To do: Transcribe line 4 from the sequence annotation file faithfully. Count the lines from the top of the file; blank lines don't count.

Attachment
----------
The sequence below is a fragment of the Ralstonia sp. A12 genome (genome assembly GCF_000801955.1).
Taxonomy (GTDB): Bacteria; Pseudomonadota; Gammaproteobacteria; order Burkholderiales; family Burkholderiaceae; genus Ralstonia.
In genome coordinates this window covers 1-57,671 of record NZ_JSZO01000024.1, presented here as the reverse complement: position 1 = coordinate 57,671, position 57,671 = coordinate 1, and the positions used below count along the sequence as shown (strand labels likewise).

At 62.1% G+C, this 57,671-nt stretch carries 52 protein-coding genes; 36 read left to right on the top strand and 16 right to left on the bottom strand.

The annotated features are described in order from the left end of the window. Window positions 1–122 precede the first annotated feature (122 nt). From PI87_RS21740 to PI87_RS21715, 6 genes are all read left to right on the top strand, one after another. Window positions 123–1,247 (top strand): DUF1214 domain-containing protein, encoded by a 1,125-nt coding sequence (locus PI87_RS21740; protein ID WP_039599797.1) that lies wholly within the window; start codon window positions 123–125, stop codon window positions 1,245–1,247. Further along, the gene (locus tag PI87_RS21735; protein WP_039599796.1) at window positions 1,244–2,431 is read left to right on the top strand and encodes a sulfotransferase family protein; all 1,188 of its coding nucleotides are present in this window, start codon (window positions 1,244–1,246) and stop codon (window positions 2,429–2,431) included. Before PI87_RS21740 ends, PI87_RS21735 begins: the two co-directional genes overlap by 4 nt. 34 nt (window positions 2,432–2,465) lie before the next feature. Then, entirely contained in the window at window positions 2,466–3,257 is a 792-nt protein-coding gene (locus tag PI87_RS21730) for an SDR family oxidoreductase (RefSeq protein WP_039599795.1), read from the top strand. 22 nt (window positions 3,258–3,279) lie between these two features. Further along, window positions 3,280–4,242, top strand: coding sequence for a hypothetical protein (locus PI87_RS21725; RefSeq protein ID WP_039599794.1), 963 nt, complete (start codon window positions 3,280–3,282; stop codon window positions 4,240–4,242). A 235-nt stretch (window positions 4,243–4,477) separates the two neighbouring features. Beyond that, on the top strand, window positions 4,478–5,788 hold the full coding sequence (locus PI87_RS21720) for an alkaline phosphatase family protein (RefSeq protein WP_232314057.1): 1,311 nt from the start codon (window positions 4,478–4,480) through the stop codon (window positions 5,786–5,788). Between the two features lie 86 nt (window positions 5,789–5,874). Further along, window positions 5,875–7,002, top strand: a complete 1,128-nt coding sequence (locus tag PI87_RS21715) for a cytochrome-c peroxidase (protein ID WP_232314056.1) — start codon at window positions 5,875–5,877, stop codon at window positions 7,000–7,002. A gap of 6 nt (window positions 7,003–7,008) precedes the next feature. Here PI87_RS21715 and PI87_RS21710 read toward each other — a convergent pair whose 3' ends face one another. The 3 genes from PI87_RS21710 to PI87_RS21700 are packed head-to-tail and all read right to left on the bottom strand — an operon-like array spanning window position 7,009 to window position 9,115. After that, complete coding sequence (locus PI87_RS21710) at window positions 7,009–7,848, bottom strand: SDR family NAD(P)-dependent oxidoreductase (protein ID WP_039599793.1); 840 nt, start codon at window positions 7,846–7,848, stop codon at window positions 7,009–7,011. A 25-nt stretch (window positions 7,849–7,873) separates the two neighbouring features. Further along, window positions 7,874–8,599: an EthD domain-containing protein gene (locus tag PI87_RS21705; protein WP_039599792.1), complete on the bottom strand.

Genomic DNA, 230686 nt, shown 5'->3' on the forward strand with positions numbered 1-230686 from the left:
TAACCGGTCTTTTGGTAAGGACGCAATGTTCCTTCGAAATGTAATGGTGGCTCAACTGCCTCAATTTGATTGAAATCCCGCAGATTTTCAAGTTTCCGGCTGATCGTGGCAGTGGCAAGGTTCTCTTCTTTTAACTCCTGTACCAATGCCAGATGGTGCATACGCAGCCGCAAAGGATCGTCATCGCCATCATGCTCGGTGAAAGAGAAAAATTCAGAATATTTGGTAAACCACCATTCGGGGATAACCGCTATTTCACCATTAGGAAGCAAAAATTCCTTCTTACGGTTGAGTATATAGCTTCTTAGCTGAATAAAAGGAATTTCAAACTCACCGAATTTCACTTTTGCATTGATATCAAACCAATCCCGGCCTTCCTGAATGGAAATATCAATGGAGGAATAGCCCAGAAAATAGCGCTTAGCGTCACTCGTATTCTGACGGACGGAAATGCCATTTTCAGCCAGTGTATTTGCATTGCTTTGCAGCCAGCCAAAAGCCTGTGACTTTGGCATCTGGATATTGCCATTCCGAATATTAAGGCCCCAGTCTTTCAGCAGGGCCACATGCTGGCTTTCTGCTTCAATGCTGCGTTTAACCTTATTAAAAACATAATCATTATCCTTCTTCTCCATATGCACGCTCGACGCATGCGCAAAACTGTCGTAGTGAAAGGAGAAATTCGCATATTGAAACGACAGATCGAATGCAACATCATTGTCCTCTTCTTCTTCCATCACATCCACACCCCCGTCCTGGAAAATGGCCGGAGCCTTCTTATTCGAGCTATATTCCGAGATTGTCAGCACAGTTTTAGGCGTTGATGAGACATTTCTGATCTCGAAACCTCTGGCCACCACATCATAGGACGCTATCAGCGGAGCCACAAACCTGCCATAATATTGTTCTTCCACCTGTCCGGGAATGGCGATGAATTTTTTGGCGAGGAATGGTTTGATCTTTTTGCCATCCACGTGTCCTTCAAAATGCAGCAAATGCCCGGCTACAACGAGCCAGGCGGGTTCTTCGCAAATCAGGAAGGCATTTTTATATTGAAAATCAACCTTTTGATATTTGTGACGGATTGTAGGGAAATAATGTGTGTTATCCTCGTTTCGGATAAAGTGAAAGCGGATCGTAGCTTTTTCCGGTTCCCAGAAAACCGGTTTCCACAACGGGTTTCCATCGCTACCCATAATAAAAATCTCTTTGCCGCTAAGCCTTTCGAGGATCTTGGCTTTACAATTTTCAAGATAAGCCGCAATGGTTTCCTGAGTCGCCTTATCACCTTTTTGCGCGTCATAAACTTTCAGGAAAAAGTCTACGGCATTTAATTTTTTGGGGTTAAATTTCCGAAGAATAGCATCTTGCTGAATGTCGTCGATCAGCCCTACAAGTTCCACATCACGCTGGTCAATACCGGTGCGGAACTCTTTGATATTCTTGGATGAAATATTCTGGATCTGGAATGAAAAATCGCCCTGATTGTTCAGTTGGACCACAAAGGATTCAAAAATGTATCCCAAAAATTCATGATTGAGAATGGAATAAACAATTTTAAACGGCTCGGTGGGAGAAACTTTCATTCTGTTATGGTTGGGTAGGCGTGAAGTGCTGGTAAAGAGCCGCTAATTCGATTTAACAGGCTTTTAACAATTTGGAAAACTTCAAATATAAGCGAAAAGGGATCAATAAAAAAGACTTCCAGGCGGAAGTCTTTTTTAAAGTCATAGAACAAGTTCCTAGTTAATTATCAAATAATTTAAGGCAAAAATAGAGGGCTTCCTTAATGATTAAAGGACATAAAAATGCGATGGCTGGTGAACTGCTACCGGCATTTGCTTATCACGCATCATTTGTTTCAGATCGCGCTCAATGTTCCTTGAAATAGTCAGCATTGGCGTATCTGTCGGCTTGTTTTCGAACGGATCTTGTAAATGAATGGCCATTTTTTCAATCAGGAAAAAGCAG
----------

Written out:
At 62.1% G+C, this 57,671-nt stretch carries 52 protein-coding genes; 36 read left to right on the top strand and 16 right to left on the bottom strand.